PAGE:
Utah's National Parks
The earth around us glows red. Although these warm tones have surrounded us for some time now, the environment always looks different in every new place. Round lines, bizarre sculptures and split rocks pile up in front of sharp snow-capped mountains in the distance in front of us.
More than 2000 natural stone arches can be admired here in Arches National Park, more than in any other place in the canary world. Erosion and weathering cause the arches to collapse at some point, but new arches are constantly being created. For example, the "Wall Arch" collapsed in 2008 only shortly after my first visit to the park.
We marvel at the scarlet Park Avenue, which is building up in front of us, wave to the salmon-coloured triplets "Three Gossips" and stop at the "Balanced Rock" in terracotta tone. A massive spherical stone balances gracefully on a pedestal. We ask ourselves how much longer...
We take the road to the "Windows Section" and stretch our feet. The "Double Arch" offers a particularly beautiful photo motif with its twin arches and also the stony windows are beautiful to look at. Only with the "Turret Arch" we have a hard time. It looks somehow handicapped...
At night we dedicate ourselves to the "Delicate Arch", probably the most famous stone arch in the world. After the hike there was more exhausting than expected, we arrive at the top in a sweaty sunset. Hidden behind a sandstone wall, we only see him at the last minute as he respectfully stands in front of us. He has dressed up. With the snow-covered La Sal Mountains in the background, he makes a particularly good business card today. Of course we are not the only ones here. Although 99% of the other visitors behave surprisingly decently - that means not standing in front of the Arch during sunset so you can take pictures and be quiet - only one person is needed who has to dance out of line to mess up the contemplative moment. Another ass ... uh sorry ... Arch-Tourist thinks he's got to go through the whole scenery at the best moment to find a "better" photo spot. I could puke. Fortunately he manages to disappear before the sun is at the bottom
The next day we will visit the Teufelsgarten. On a 12km long circular walk we visit again some accessible arches and work our way from the fragile "Landscape Arch" to the hidden "Double-O-Arch" and finally we are at the end of our strength at the "Private Arch". Then we have to go back to our car via a varied but exhausting primitive trail, which involves a lot of climbing, bending and jumping. There we arrive completely exhausted after 3 hours. Next time we definitely have to take one of our muesli bars with us!
Arches is definitely one of the national parks that we like the most so far. So we spend a third day here and explore the Fiery Furnace area with a backcountry permit (6 USD p.P.). In this 1km2 large natural labyrinth there are countless crevices, paths and dead ends to explore. A circular route through the area is signposted by small brown arrows, which you can follow to find your way out safely. Otherwise you can get lost here for several hours. The hike over stick and stone is a lot of fun and there is a lot to discover.
Only around the corner of Arches National Park, there are the Canyonlands. We have already seen a part of them while driving the White Rim Road. Now we turn another round in the Island in the Sky-District and look at the landscape from above. But this may not inspire us much more and so we are relatively fast out again and after a week in Moab ready for the next trip.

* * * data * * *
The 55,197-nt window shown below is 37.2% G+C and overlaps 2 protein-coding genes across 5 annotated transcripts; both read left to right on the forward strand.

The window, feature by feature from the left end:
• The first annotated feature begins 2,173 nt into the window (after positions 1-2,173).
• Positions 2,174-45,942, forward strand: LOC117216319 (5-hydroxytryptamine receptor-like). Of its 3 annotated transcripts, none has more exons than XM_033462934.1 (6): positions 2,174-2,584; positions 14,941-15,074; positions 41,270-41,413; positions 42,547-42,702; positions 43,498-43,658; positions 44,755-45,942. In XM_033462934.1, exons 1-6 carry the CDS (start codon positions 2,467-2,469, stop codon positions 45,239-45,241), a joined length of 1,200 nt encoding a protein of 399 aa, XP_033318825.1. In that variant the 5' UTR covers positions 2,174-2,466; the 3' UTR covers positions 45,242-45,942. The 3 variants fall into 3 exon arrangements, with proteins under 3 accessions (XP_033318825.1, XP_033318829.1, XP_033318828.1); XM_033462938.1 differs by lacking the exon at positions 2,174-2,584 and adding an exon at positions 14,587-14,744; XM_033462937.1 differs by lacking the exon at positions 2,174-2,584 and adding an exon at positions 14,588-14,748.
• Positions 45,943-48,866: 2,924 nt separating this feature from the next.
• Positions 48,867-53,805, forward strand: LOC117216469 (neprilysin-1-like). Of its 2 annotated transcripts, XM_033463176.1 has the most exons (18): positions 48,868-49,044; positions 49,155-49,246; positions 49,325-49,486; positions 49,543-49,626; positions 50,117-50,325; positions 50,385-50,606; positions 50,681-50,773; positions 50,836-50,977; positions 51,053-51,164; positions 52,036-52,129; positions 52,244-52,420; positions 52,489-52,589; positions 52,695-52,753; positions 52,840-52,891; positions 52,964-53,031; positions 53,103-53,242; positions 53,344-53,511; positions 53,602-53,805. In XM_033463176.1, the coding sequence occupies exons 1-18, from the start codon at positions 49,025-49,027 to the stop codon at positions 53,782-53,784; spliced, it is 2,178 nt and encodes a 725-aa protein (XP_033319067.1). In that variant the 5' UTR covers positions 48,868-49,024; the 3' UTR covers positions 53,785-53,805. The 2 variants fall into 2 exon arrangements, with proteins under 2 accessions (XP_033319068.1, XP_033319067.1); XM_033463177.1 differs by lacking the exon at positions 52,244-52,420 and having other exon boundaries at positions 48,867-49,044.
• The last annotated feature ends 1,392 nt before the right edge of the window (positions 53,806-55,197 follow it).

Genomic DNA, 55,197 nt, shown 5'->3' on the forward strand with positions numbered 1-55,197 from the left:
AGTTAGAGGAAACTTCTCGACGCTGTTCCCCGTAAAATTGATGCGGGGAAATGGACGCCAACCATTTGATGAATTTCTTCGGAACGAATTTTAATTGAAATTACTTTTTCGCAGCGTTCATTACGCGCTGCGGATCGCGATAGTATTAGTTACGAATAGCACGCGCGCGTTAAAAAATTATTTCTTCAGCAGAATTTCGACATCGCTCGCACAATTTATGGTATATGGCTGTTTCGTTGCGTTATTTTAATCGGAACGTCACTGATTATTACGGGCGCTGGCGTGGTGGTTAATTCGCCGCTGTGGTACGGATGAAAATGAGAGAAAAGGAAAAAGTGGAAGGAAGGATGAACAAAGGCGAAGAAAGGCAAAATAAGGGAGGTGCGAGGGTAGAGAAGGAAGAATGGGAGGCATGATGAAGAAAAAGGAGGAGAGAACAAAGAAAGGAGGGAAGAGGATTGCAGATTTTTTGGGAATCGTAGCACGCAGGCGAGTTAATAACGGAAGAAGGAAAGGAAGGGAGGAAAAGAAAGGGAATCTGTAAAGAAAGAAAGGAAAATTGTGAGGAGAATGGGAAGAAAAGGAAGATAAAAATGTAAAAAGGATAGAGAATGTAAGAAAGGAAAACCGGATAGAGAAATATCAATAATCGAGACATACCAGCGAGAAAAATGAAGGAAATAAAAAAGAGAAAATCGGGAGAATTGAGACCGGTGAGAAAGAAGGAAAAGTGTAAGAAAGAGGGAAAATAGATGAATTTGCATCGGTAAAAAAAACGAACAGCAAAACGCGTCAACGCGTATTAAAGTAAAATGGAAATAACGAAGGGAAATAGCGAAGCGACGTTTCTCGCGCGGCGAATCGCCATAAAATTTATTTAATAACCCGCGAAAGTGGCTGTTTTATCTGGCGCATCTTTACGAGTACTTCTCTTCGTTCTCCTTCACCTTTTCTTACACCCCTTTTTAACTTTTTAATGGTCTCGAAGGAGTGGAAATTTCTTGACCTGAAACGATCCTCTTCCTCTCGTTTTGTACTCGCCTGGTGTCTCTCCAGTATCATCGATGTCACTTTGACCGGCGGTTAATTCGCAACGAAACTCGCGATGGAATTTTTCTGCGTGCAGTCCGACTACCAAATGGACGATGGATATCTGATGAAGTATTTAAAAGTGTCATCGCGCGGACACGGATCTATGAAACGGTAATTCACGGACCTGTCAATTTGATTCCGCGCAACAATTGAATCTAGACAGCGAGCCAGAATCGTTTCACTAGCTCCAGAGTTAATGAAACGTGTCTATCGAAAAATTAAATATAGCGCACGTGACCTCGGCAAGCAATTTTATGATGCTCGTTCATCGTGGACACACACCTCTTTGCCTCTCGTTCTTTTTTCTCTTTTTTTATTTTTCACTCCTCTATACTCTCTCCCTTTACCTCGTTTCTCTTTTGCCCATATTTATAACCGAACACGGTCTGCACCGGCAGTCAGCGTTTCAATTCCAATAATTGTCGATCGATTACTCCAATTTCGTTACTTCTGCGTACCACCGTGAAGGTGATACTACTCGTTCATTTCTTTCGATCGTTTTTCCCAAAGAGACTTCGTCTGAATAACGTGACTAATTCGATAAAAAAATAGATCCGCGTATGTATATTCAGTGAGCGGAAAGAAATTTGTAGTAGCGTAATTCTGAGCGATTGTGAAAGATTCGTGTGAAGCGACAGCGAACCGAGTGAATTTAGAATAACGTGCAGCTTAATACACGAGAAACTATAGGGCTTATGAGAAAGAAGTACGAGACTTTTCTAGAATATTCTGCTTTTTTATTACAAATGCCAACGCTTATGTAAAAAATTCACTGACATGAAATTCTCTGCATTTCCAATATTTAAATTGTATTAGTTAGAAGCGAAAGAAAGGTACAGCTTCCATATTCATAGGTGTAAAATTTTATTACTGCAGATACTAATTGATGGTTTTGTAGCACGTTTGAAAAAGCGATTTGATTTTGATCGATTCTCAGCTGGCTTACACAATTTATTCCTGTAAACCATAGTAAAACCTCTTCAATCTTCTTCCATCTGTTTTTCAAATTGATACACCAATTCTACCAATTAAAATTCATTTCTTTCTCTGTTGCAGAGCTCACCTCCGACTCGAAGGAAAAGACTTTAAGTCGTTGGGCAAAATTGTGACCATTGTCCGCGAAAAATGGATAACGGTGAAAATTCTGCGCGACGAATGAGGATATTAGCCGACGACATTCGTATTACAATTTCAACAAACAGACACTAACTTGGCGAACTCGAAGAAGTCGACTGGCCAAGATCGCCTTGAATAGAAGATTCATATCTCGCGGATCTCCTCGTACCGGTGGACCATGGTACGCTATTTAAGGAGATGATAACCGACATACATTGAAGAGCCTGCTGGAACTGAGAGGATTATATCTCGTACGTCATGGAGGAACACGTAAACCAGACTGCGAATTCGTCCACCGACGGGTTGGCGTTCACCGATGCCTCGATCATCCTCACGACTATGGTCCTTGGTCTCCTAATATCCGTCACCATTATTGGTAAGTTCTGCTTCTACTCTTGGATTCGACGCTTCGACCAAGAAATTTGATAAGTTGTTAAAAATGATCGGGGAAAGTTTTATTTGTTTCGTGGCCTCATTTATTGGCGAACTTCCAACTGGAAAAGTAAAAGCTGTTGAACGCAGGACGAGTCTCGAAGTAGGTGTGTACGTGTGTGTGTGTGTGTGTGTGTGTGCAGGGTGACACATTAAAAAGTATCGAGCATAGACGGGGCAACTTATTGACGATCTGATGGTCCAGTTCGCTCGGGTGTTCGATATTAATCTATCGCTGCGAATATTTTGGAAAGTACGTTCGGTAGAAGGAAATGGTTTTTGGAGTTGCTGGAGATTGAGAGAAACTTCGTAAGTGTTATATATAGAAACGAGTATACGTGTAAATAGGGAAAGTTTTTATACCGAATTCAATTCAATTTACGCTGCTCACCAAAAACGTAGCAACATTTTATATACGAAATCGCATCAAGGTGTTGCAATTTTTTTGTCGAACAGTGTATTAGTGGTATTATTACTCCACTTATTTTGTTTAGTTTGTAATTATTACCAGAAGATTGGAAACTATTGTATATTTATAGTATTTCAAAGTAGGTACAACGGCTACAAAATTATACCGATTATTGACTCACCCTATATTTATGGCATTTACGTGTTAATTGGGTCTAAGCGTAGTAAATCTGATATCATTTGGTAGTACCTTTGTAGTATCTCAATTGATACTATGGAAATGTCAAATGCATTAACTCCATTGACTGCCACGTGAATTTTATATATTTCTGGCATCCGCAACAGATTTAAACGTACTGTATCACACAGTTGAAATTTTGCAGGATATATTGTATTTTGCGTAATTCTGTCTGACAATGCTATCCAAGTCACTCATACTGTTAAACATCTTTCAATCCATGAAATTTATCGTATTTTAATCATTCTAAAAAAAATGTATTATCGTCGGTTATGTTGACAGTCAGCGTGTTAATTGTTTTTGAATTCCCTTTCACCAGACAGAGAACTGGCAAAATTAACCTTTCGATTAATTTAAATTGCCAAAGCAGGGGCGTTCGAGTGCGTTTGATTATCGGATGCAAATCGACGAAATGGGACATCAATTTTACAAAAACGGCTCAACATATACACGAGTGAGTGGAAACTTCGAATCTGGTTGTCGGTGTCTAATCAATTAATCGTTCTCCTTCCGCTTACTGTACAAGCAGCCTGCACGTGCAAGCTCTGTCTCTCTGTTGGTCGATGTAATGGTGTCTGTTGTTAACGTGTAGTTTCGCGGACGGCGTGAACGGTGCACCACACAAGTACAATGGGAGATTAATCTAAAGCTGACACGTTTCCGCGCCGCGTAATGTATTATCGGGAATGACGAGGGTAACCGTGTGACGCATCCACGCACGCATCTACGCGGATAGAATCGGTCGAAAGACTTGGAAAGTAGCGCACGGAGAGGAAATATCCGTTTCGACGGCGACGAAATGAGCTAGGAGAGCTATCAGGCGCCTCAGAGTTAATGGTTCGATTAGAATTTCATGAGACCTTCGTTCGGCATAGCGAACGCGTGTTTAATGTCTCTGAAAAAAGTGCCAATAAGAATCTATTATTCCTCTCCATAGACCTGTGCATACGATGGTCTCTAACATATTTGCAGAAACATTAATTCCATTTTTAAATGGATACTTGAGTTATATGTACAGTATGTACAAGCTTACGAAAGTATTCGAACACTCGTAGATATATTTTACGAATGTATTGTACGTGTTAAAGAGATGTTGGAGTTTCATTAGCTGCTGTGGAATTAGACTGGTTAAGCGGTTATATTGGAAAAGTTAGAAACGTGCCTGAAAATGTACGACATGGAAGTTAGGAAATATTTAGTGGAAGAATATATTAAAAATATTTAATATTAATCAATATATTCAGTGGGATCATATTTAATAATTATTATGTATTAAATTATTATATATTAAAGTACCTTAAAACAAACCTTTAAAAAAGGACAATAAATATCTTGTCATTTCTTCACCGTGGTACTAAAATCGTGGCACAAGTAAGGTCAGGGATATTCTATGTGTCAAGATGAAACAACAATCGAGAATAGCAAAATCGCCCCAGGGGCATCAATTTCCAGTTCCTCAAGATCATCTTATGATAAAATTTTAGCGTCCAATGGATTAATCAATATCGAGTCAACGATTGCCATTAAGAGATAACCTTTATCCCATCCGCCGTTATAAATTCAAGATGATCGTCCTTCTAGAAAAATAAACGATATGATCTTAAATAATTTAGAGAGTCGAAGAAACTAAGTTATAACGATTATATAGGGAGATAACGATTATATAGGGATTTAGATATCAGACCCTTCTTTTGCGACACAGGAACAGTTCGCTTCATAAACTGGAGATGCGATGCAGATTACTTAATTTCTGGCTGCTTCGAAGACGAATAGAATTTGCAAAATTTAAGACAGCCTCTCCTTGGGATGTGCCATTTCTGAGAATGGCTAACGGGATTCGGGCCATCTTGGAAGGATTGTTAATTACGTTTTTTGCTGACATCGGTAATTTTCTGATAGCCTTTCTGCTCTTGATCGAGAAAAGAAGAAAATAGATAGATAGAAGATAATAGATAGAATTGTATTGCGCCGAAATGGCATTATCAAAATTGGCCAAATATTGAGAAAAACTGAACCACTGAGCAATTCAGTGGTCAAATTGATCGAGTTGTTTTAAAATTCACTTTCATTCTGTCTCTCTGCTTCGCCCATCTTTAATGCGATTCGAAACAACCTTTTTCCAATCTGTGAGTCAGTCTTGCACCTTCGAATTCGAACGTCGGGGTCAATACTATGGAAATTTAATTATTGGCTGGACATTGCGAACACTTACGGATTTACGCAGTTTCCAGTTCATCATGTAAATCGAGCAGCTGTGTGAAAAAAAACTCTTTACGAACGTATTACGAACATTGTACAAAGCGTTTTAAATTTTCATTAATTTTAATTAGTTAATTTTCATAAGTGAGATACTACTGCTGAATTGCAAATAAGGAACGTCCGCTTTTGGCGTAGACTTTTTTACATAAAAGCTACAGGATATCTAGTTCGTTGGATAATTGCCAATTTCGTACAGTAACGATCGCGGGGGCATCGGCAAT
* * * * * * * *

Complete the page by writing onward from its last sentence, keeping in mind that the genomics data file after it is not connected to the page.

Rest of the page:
CAPITOL REEF NATIONALPARK
Nationalpark Nr. 3 in Utah: Capitol Reef. The main attraction here is a gigantic fold in the earth's crust which extends over a length of 160km. Mmh, what can I say?! Either I have already seen too many stones, am no longer interested or this piece of earth is actually not worthy of a national park. The "Waterpocket Fold" may in itself be a sensation for geologists, die-hard stone researchers or rock lovers ... millions of years old and so on! For me it is just a normal stone elevation. After stone bridges, stone arches, flat, folded and balanced stones, what I see here doesn't hit me from the stool anymore. At least with the Burr-Trail we find a remote stretch through the hinterland, which we like better.
BRYCE CANYON NATIONALPARK
We are totally fascinated how fast the landscape here in Utah changes in a comparatively small space. As soon as we arrive at Bryce Canyon National Park, we find ourselves in a completely different environment. This time it is characterized by filigree pink to partly violet Hoodoos, which pile up like battlements around the amphitheatre, which thanks to the setting sun we now perceive in much more intense red tones.
On time for sunrise the next morning we stand with camera and tripod at "Sunrise Point" - how could it be any different - and watch the day awaken. As soon as the sun is up we go on an extended hike, the so-called "Figure-8-Hike", on which we let the bizarre turrets affect us again from close range. We enjoy the peace and seclusion of the hike and come back exhausted but happy after more than two hours.
AND WHAT IS WITH ZION?
Well, Zion National Park would have been the last of the five national parks in Utah we would have liked to visit. Unfortunately we have a bad timing for this. In a few days it's Thanksgiving and many Americans took a whole week off. The park is bursting at the seams. Already shortly after the entrance gate we are standing in a metal column. When we finally make it to the Visitor Center, all efforts to find a parking place are superfluous. When we finally see the queue for the shuttle (you can only get to the sights in the park this way), our decision to leave the park as soon as possible is definitely made. Too bad! If we have to come again another time 😊